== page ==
While working on the BBC television documentary series The World in Action in 1963, director Michael Apted, in collaboration with Paul Almond, produced a feature-length study of 14 seven-year-old Britons. Titled Seven Up, the film drew its on-camera personnel from every part of the social strata. Apted and Almond invited the kids to expound extemporaneously upon their feelings, desires and aspirations. Seven years later, the same 14 people were rounded up for 7 Plus Seven, which brought their individual histories up to date. And so it went until 1991, with Apted, now working solo, updating his original 1963 documentary every seven years. In 1984, all existing chapters were bundled together into the British miniseries 28 Up. By far the best of the updates, as well as the most optimistic, 28 Up was later boiled down to a 113-minute feature film. In both its series and featurized form, 28 Up is a fascinating social document; those who like cushioning themselves against disillusionment, however, are advised to bypass 35 Up (1991), wherein the 14 middle-aged subjects are a lot more fearful about their future than they'd ever been before. ~ Hal Erickson, All Movie Guide

The Up Series: 28 Up (1985)
While working on the BBC television documentary series The World in Action in 1963, director Michael Apted, in collaboration with Paul Almond, produced a feature-length study of 14 seven-year-old Britons. Titled Seven Up, the film drew its on-camera personnel from every part of the social strata. Apted and Almond invited the kids to expound extemporaneously upon their feelings, desires and aspirations. Seven years later, the same 14 people were rounded up for 7 Plus Seven, which brought their individual histories up to date. And so it went until 1991, with Apted, now working solo, updating his original 1963 documentary every seven years. In 1984, all existing chapters were bundled together into the British miniseries 28 Up. By far the best of the updates, as well as the most optimistic, 28 Up was later boiled down to a 113-minute feature film. In both its series and featurized form, 28 Up is a fascinating social document; those who like cushioning themselves against disillusionment, however, are advised to bypass 35 Up (1991), wherein the 14 middle-aged subjects are a lot more fearful about their future than they'd ever been before. ~ Hal Erickson, All Movie Guide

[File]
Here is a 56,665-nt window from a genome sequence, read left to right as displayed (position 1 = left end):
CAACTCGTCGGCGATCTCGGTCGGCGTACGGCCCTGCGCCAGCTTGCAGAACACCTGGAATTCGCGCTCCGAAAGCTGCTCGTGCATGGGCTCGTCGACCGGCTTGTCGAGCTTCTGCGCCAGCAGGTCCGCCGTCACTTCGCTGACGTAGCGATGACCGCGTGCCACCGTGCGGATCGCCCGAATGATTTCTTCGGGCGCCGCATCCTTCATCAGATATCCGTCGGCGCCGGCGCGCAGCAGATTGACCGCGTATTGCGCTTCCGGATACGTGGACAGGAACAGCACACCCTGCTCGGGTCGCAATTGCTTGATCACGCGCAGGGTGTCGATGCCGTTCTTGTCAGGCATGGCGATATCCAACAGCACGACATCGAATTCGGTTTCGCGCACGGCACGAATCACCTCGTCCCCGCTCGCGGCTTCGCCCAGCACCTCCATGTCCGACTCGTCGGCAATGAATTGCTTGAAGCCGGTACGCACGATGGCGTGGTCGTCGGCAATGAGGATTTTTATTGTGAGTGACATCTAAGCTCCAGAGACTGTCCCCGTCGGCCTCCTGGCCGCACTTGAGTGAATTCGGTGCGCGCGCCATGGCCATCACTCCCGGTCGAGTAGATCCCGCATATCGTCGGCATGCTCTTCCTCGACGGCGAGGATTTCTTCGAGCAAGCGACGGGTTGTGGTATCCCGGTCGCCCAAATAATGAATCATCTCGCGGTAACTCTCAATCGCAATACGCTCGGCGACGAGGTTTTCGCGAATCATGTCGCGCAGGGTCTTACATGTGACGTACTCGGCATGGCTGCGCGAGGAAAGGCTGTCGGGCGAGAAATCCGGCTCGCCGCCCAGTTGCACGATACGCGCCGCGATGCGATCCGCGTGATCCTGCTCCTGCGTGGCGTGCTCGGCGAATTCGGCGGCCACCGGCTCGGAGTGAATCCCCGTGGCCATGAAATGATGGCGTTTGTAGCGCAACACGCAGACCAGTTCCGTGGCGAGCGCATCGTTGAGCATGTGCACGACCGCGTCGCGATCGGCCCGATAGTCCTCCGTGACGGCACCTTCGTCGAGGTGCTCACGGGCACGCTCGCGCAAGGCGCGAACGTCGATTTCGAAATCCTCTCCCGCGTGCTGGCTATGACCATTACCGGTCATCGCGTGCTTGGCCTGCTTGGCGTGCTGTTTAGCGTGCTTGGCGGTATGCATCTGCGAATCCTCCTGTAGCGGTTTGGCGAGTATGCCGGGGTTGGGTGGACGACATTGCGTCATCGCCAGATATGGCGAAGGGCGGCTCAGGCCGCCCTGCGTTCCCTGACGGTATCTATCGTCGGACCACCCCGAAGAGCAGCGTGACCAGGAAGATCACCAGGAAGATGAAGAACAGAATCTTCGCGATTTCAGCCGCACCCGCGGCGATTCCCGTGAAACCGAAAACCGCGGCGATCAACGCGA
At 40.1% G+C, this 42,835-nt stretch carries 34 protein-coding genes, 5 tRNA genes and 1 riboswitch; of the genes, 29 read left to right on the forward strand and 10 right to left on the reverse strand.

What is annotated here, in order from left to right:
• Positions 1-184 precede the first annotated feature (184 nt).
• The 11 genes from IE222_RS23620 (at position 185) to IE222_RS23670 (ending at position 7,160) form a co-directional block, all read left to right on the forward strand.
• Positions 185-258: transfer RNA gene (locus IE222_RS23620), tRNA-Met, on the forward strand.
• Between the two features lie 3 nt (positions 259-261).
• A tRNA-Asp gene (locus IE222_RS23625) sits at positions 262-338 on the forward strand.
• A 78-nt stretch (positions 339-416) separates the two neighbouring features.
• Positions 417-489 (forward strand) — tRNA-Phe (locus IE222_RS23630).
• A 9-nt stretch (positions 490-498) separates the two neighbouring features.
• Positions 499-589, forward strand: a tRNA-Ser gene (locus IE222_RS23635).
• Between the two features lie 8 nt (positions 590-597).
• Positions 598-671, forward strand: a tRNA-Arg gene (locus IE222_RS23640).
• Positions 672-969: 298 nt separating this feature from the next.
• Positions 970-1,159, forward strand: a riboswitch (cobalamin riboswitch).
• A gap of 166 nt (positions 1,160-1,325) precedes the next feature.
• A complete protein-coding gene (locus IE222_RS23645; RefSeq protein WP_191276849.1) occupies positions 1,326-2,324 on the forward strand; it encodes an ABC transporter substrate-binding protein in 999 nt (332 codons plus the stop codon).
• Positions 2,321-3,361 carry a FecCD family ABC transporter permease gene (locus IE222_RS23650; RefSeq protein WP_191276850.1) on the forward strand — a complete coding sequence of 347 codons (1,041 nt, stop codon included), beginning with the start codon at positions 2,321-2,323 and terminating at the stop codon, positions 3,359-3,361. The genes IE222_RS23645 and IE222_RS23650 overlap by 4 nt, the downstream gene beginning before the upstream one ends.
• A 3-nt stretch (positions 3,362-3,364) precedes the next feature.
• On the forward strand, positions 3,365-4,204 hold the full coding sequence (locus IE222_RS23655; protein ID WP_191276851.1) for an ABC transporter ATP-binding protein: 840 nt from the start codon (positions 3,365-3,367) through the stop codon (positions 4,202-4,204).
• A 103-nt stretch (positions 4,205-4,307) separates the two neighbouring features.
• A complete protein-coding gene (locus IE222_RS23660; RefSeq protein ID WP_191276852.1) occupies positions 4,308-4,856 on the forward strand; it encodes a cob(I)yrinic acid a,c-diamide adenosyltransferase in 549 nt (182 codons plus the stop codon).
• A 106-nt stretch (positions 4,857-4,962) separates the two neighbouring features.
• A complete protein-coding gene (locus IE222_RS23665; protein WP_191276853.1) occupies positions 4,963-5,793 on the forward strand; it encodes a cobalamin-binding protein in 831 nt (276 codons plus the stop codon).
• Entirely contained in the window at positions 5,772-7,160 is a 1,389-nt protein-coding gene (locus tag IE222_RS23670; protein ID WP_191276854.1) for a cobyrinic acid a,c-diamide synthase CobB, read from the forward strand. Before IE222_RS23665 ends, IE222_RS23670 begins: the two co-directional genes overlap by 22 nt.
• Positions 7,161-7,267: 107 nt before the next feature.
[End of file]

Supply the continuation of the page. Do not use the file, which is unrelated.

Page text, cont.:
The Up Series: 35 Up (1991)
While working on the BBC television documentary series The World in Action in 1963, director Michael Apted, in collaboration with Paul Almond, produced a feature-length study of 14 seven-year-old Britons. Titled Seven Up, the film drew its on-camera personnel from every part of the social strata. Apted and Almond invited the kids to expound extemporaneously upon their feelings, desires and aspirations. Seven years later, the same 14 people were rounded up for 7 Plus Seven, which brought their individual histories up to date. And so it went until 1991, with Apted, now working solo, updating his original 1963 documentary every seven years. In 1984, all existing chapters were bundled together into the British miniseries 28 Up. By far the best of the updates, as well as the most optimistic, 28 Up was later boiled down to a 113-minute feature film. In both its series and featurized form, 28 Up is a fascinating social document; those who like cushioning themselves against disillusionment, however, are advised to bypass 35 Up (1991), wherein the 14 middle-aged subjects are a lot more fearful about their future than they'd ever been before. ~ Hal Erickson, All Movie Guide

GreenCine Member Ratings

The Up Series: 42 Up (1998)
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7.70 (87 votes)
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The Up Series: Seven Up & 7 Plus Seven (1964/1970)
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7.97 (61 votes)
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The Up Series: 21 Up (1977)
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8.12 (56 votes)
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The Up Series: 28 Up (1985)
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8.30 (57 votes)
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The Up Series: 35 Up (1991)
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8.27 (52 votes)